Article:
Nicaragua approves Panama Canal alternative

By Chris Sleight and Clarise Ardúz24 June 2013

Nicaraguan president Daniel Ortega with HKND Group chairman Wang Jing

Nicaraguan president Daniel Ortega with HKND Group chairman Wang Jing

The Nicaraguan Congress has approved a law to allow a Chinese company to construct and operate a trans-oceanic canal. The agreement could see Hong Kong Nicaragua Canal Development Investment Co. (HKND Group) construct the US$ 40 billion canal over a ten-year period and then operate it for up to a century.

The law was passed by 61 votes to 25, with one abstention in the face of public protests. The project has not been subject to a public tender and has been criticised as a loss of Nicaraguan sovereignty. Its signing followed a July 2012 ruling by Congress to create the legal regime and government entity to develop the canal. It was followed in September by a Memorandum of understanding with HKND Group, followed in October with a Deed of Cooperation with the company.

The route of the canal has not been finalised, but it would be likely to make use of Lake Nicaragua in the west of the country near the Pacific coast. However, in order to reach this from the Atlantic side, at least a 100 km route would have to be excavated.

Speaking at the signing of the new law, Wang Jing, chairman of privately-held HKND Group said, “The one hundred year old dream of the Nicaraguan people for a Nicaragua grand canal emerges in response to this demand. With the full support from the Government of Nicaragua and the great assistance from friends from all industries and all regions, we are committed to ensure the proper design, construction and operation of the Nicaragua Canal.”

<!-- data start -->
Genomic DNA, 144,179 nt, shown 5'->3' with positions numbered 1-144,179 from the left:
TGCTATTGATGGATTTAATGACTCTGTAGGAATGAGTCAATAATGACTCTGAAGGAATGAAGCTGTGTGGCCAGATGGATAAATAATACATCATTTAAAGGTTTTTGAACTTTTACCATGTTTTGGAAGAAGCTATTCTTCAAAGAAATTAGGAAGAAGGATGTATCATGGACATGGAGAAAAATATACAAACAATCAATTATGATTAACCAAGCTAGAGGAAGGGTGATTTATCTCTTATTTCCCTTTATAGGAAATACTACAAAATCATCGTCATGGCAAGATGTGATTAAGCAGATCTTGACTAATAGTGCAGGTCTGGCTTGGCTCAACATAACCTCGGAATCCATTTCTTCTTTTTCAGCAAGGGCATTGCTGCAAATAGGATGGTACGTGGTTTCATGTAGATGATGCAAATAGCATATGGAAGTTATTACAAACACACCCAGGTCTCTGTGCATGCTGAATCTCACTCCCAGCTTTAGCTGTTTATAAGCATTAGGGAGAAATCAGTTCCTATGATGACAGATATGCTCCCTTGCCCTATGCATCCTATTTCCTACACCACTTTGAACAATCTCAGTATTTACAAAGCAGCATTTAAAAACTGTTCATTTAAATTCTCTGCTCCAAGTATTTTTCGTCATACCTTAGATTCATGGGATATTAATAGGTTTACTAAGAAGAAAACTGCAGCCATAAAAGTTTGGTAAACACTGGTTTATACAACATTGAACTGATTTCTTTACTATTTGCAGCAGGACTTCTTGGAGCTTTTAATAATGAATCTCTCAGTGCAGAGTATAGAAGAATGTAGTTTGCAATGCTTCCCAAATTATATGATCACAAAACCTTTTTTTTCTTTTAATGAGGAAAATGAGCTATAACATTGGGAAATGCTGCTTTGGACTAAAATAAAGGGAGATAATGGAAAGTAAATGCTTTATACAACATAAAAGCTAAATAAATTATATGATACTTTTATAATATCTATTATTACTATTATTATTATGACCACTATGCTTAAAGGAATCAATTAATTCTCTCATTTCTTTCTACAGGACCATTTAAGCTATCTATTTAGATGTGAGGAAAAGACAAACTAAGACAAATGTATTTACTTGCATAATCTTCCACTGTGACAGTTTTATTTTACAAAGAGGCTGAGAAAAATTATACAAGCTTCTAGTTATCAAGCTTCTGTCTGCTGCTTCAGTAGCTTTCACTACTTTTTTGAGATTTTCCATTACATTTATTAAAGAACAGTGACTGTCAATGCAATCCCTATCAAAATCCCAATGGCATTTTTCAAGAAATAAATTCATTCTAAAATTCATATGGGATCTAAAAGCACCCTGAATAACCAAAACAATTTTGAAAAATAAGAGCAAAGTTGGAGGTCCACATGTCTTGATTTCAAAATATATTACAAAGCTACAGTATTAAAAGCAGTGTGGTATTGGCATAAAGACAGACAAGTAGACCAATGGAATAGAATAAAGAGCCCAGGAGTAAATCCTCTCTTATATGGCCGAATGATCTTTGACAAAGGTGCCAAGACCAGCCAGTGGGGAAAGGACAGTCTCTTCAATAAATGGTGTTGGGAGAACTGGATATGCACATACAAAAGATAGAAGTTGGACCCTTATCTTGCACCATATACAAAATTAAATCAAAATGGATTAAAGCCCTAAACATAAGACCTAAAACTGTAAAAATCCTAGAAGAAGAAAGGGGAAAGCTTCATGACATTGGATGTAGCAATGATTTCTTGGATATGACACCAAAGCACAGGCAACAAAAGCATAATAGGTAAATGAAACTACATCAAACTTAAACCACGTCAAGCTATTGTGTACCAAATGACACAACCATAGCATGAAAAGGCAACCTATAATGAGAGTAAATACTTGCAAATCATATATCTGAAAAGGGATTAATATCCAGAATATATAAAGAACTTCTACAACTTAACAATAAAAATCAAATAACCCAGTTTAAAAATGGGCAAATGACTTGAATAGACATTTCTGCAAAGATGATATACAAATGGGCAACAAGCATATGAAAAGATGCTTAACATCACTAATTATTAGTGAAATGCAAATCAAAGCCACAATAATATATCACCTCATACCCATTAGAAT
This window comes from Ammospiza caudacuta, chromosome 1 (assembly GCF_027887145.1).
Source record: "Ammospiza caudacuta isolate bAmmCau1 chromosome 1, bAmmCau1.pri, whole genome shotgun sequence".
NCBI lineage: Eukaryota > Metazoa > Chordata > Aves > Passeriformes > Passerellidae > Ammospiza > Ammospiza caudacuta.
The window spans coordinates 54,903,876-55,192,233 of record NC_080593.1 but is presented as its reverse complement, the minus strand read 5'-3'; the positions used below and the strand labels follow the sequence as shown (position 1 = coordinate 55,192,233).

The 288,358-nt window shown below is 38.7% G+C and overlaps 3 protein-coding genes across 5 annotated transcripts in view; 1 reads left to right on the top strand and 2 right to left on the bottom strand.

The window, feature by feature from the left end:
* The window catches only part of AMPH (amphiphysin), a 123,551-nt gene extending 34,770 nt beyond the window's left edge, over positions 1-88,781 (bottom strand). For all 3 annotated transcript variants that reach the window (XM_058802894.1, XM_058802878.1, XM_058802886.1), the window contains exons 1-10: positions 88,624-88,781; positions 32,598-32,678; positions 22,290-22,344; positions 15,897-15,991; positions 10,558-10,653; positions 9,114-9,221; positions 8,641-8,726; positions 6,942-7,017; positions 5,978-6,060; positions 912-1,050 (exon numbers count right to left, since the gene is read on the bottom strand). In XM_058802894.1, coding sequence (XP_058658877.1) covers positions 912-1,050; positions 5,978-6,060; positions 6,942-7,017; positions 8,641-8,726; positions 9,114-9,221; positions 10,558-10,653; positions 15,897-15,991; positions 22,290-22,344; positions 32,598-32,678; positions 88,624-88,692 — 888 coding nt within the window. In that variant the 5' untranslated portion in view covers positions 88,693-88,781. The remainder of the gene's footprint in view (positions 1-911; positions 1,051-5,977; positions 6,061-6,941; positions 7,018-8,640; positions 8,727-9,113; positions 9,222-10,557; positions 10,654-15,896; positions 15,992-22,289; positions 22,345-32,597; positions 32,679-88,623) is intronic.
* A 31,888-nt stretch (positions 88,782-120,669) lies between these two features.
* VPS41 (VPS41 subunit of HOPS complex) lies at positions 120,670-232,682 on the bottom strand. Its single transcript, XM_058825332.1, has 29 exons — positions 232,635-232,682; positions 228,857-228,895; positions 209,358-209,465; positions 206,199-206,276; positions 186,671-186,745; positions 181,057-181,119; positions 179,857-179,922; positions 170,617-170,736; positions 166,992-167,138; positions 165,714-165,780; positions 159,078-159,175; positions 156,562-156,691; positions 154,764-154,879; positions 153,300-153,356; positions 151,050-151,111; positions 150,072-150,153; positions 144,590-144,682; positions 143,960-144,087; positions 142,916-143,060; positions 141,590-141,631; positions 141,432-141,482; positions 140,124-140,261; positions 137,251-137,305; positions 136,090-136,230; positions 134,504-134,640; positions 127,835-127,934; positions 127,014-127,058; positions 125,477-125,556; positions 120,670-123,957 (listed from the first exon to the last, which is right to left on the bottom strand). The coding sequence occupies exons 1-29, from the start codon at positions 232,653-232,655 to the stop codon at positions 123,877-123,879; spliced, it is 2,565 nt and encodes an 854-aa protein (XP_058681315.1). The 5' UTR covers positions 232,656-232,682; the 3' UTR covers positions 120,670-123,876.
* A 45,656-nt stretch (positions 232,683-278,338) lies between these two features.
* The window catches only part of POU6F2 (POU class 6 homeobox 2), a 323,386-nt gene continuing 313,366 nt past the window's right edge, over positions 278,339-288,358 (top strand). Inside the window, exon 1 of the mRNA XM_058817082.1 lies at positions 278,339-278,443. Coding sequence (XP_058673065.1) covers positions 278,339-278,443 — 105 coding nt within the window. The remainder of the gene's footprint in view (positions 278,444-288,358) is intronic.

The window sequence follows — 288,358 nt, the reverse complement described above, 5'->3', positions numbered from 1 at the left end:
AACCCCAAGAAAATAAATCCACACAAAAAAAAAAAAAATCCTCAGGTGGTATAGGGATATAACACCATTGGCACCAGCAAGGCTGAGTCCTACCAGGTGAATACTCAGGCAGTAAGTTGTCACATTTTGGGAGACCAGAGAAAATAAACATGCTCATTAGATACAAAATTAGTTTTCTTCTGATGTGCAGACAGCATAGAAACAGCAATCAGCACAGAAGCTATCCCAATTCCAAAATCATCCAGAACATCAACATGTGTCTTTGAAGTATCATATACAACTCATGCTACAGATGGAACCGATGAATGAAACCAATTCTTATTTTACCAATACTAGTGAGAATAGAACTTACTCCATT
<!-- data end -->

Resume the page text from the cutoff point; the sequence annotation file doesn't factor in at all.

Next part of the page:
The company said that by 2030, the value of goods being transported through the Nicaraguan and Panama canals could be US$ 1.4 trillion per year.

Alternative schemes

In other news, the Honduran government has signed a memorandum of understanding with China Harbour Engineering Company (CHEC) to build Pacific and Atlantic ports, linked by railway lines as a further inter-oceanic trade link. Sites at Amapala on the Pacific side and Castilla on the Atlantic have been identified, and they would be linked by up to 10 rail lines and an oil pipeline. The cost of the scheme is put at US$ 20 billion.

Guatemala has been looking into a similar scheme for some time, which would see two ports linked by a new 390 km high-speed rail line, with gas and oil pipelines running alongside it.

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